It is important, however, that misunderstanding and mistrust be addressed and differences be managed and contained. And under no circumstances should they affect the overall U.S.-China relationship. We must have a multilateral perspective, as outlined in this study, and follow bilateral perspective as outlined in the economic paper. The two countries have too much at stake together. The relationship between the two countries must move forward politically.
Indeed, since President Nixon's visit to China, eight presidents of the United States and five generations of Chinese leaders have worked diligently to move this relationship forward. And throughout all these years, despite ups and downs, the relationship has been improving. But given today's needs, I believe strongly there is a greater urgency to move this relationship to the next level.
When President Obama and President Xi met each other in June in Sunnylands, California, they called for the building of a new power relationship between China and United States. And this call was repeated when they recently met at the sidelines of the summit meeting in St. Petersburg. The study that is being rolled out today makes a compelling case for the need to build such a relationship. We indeed are confident that this study will help to achieve – (inaudible).
The person who is really working every day of his working moment to improve this relationship is the ambassador of China to the United States. I was given the task to introduce him. He doesn't need any introduction. Please, Ambassador, please stand up. Let's give him a hand. (Applause.)
AMBASSADOR CUI TIANKAI: Thank you, Mr. Tung, for a very fine – (inaudible). It's so nice to be in this new building.
FREDERICK KEMPE: Mr. Ambassador, forgive me but you're going to have to speak up just a little bit. It's a new building and it's also a new sound system. (Laughter.) And they're trying to iron out the issues right now. We've got this recorded and we'll have it up via text, but if you could speak up just a little bit. Thank you very much.
AMB. CUI: Well, let me first of all thank the Atlantic Council and China Institute of International Studies and China-U.S. Exchange Partners for inviting me today to this event.
I also want to thank all the members of the joint working group for their hard work in putting together this report. And in particular I would like to recognize and extend my appreciation to General Scowcroft, Vice Chairman Tung, Mr. Hadley. For years all of you have been strong supporters for China-U.S. relationship and have made significant contributions to this relationship in different periods of time and different ways. Your vision and dedication have reinforced our confidence in the future of China-U.S. relationship.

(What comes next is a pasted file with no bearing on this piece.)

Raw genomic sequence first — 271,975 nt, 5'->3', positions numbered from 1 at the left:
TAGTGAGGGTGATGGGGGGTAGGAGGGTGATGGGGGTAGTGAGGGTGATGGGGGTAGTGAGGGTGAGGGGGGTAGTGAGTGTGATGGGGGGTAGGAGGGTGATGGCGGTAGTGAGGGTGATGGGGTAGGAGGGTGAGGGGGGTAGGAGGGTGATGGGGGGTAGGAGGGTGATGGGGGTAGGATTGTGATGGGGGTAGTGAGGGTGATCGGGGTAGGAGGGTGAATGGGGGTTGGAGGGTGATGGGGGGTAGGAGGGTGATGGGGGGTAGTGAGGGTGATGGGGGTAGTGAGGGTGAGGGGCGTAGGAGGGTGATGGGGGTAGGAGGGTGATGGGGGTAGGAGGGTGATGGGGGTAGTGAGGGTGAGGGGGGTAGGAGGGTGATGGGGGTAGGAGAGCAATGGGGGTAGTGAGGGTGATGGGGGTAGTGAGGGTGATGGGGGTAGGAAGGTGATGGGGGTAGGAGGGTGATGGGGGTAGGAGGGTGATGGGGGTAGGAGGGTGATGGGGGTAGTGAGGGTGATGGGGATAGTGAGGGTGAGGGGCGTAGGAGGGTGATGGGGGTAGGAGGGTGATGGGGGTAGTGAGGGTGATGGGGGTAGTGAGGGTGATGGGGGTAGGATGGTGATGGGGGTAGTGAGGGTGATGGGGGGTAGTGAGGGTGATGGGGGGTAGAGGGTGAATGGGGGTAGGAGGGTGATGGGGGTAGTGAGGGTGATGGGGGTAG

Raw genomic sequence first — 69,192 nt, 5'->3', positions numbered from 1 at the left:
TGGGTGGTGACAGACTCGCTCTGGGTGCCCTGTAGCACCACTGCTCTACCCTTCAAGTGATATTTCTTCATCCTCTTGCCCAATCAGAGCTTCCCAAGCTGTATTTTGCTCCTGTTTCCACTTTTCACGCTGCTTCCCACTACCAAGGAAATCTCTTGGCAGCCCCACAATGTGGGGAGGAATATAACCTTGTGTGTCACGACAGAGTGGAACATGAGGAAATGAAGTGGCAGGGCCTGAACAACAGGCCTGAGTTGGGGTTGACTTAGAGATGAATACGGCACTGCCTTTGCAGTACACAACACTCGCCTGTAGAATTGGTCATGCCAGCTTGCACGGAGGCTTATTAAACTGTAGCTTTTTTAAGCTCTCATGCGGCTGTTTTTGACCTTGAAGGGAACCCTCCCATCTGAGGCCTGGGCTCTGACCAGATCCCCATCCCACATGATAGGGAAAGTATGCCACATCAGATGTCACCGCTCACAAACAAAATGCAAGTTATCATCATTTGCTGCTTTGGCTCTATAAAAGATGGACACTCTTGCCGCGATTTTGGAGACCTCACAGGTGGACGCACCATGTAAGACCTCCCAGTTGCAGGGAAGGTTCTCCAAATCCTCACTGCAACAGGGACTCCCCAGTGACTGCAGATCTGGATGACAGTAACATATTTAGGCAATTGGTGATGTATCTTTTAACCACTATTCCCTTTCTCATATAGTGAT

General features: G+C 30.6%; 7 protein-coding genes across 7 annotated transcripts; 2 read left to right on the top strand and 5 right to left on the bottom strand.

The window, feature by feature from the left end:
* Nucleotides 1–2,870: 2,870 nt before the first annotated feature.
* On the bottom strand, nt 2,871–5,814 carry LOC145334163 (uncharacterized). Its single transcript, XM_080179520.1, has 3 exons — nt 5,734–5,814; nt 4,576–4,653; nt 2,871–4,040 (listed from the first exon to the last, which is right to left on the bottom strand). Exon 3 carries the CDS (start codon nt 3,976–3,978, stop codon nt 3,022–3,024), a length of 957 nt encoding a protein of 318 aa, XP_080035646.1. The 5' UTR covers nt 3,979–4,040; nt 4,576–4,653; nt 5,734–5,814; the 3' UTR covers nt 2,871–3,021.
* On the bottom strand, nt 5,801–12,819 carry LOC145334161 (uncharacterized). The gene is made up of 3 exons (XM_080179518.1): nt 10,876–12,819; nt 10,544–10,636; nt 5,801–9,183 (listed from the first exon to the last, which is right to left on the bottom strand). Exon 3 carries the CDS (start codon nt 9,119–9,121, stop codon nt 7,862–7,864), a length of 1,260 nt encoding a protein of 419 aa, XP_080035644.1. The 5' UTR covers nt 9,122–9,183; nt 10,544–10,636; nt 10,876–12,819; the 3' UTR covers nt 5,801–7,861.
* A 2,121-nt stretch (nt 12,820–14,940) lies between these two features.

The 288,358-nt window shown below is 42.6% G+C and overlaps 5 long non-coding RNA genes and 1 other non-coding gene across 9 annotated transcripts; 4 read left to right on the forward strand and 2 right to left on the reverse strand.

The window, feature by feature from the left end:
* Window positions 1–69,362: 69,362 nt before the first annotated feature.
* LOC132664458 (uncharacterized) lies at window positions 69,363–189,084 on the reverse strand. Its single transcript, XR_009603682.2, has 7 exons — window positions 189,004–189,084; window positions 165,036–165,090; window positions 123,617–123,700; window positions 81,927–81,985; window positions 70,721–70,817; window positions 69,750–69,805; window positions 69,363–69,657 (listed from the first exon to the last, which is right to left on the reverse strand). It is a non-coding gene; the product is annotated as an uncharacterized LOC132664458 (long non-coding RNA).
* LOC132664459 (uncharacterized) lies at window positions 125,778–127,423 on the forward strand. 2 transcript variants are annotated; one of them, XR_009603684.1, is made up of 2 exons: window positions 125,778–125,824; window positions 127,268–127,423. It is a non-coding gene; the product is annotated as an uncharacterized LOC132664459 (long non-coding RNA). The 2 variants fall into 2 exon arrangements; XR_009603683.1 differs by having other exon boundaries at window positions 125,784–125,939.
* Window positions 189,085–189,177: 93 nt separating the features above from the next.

And I'm also very happy to see here my past Minister Li. (Laughter.) I think all of you know him very well. He was one of my predecessors here, and he was the Chinese ambassador here in Washington, D.C. in some of the very critical years in our relationship. In addition, whenever I have a new post in the foreign service he was always the first one to express his sympathy to me. (Laughter.) So thank you, sir, for understanding. (Laughter.)
I recently – (inaudible) – a second report that I have witnessed in the past three months, which is supported by the China-U.S. Exchange Foundation. When the first report, "U.S.-China 2022: Economic Relations in the Next 10 Years" – when that report came out in May we were in the middle of intensive preparations for the two presidents' historic meeting in California. And now, three months later and just days after another successful meeting between President Obama Xi Jinping and President Obama in St. Petersburg, we are releasing another important report: "China-U.S. Cooperation: Key to the Global Future." We all want to commend your efficient and critical work.
Over the past few months we have seen some new and satisfying developments in China-U.S. relations. When our two presidents met at Sunnyland, California in June, they agreed to build a new model of the relationship, free of conflict and confrontation, and it characterized our mutual respect and – (inaudible[14:24]) – cooperation. This has set the goal for the relationship. And after that historic meeting, our two teams have been working together very closely to follow up on that great vision. The fifth round of the strategic and economic dialogue was held here in Washington, D.C. in July, and it was very successful and good work.
It is particularly encouraging to note that there have been positive exchanges and engagement between our two militaries. General Chang Wanquan, China's defense minister, came here for a successful visit in August. And just a week ago, Admiral Wu Shengli, the commander of the PLA navy, was also here for an official visit. He brought with him the captain of China's first and very small aircraft carrier. (Laughter.) Three Chinese naval ships had a port call in Honolulu 10 days ago. That's why I made two trips to Honolulu within one month. Both are for military-to-military (operations ?). And that port call was the first such visit in seven years. Internationally the two countries continue to work together on a wide range of issues, including the global economy – (inaudible) – international – (inaudible).
So the two presidents gave a very positive evaluation of the progress so far – (inaudible). And they agree the two sides should continue to go on along this track. So I think it is fair to say that we are already moving forward with the establishment of the new model of the relationship, but more needs to be done. The ultimate goal of building such a relationship is to achieve real end results that will not only benefit the Chinese people and the American people but also people all over the world. And in this regard the report before us offers a thought-provoking perspective. It gives us a clear picture of the critical maritime and – (inaudible) – in the world today and tomorrow.